River flow

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Revision as of 23:30, 10 November 2021 by Oldrobcat (talk | contribs) (New page, civil engineering and rivers)
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A river runs through it - my garden. With increasing concern about floods, insurance companies are waking up ad asking questions. Council planning departments are asking a lot more about environmental impact too: bats, birds, bushes, rivers, run-off and trees.

The UK Environment Agency manages the waterways. It uses LIDAR a radar measurement system to generate flood maps and keeps a data-base of flows along rivers. But that doesn't help with individual properties. They can only tell me that the house is 33m above datum sea level and the worst case flow past it would be 41.2 cu.m/sec.

I'm on a hill at 1:18 slope. The river is straight and the banks are vertical sheer stone , straight and regular with no necking. The bed is rough with slabs or rock jutting at random. In Summer it's a slow run that just covers your boot. In a winter storm it's a torrent doing 2m/sec about thigh deep and could sweep you away like a leaf.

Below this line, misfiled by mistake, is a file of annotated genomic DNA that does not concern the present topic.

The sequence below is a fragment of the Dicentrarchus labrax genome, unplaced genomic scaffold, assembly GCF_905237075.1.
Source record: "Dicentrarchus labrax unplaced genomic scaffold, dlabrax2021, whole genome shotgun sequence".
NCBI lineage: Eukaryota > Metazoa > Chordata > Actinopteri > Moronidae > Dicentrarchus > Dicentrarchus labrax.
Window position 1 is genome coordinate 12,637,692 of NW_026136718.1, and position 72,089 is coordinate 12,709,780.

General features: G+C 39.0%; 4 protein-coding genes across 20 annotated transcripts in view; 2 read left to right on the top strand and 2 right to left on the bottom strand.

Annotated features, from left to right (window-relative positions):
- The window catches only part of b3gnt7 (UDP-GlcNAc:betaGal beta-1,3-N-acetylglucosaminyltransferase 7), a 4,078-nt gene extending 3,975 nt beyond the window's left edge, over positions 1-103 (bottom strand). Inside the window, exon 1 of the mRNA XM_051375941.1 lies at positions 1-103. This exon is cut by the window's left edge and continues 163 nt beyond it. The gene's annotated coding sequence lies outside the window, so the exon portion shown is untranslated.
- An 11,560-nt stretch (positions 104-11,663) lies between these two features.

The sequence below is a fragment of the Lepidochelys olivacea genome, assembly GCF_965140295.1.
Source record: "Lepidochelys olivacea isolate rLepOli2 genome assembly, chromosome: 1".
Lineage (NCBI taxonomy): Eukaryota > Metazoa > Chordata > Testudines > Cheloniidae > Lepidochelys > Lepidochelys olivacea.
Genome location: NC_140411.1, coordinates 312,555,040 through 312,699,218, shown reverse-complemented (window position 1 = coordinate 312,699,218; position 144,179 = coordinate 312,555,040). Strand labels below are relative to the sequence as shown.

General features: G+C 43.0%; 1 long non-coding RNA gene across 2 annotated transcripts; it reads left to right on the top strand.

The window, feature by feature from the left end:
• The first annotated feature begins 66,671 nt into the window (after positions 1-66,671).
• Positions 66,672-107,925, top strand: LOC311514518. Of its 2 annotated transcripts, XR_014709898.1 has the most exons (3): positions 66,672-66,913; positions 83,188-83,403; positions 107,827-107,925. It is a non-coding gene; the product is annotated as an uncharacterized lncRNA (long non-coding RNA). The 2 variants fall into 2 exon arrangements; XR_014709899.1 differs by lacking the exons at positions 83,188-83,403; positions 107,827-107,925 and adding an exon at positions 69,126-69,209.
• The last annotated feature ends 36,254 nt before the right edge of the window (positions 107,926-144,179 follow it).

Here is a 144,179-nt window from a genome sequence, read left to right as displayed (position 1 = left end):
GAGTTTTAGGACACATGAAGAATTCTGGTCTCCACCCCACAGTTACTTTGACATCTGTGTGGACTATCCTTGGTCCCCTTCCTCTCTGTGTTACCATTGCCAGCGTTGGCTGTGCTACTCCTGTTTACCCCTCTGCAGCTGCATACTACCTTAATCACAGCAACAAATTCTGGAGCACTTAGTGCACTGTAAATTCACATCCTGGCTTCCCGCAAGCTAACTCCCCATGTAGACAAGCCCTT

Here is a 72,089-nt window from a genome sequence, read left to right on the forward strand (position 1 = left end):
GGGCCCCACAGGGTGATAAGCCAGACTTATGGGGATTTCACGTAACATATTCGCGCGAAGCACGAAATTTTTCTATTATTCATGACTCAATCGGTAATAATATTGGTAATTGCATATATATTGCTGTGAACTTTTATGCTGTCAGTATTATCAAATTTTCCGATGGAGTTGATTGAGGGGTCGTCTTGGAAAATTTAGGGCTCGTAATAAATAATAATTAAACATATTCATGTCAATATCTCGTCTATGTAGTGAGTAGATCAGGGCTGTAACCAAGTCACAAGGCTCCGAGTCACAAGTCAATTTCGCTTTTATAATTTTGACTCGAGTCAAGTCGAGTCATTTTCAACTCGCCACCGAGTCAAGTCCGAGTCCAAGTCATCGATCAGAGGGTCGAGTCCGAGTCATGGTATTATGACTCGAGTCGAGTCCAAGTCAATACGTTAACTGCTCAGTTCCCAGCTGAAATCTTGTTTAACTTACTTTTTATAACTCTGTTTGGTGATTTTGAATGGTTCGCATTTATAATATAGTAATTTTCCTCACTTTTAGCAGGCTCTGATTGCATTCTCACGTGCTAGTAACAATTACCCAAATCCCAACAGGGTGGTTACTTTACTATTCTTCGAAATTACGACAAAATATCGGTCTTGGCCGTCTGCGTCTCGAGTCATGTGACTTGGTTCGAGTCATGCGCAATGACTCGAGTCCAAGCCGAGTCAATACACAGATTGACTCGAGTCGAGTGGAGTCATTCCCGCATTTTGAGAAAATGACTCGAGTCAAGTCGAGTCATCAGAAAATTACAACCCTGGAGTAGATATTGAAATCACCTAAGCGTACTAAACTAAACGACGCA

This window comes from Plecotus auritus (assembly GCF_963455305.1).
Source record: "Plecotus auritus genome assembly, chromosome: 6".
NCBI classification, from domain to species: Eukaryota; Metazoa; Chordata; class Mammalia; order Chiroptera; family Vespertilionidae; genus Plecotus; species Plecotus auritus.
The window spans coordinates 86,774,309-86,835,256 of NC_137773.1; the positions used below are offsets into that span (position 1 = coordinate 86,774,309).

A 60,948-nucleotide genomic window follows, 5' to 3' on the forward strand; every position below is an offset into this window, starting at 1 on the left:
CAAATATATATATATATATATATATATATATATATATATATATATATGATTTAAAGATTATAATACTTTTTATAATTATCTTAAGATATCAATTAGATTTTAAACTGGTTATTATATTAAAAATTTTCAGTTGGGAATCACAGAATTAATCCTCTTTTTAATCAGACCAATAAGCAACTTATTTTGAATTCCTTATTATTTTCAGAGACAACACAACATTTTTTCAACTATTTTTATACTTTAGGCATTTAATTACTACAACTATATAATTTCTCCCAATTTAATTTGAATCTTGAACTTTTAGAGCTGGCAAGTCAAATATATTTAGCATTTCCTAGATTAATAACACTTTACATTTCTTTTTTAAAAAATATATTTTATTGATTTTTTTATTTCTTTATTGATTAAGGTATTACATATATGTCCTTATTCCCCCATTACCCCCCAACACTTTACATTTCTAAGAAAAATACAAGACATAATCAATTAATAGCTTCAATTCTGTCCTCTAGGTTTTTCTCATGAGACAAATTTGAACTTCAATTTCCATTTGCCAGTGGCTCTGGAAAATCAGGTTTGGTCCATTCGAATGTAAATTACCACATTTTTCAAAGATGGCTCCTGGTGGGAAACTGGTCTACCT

So how high will it rise? That's a complicated calculation using the Navier-Stokes formulae for conservation of mass of a viscous liquid flowing down an inclined plane, corrected by the Poiseuille equation for flow against a surface that drags. Laminar flows considered as ribbons moving past each other at different speeds, the fastest being at the top in the centre for an open channel like a river, the slowest at the bottom touching a bank. Then there's turbulence, seemingly unpredictable.

So I know that the river's length (300m), width (9,2m) and depth (Z) are not going to change from minute to minute and I know the volume passing and the slope. That should be enough to get a rough solution to these equations. I just need to find a mathemetician working in the civil engineering field.

(to be continued if I EVER find such a rare beast!)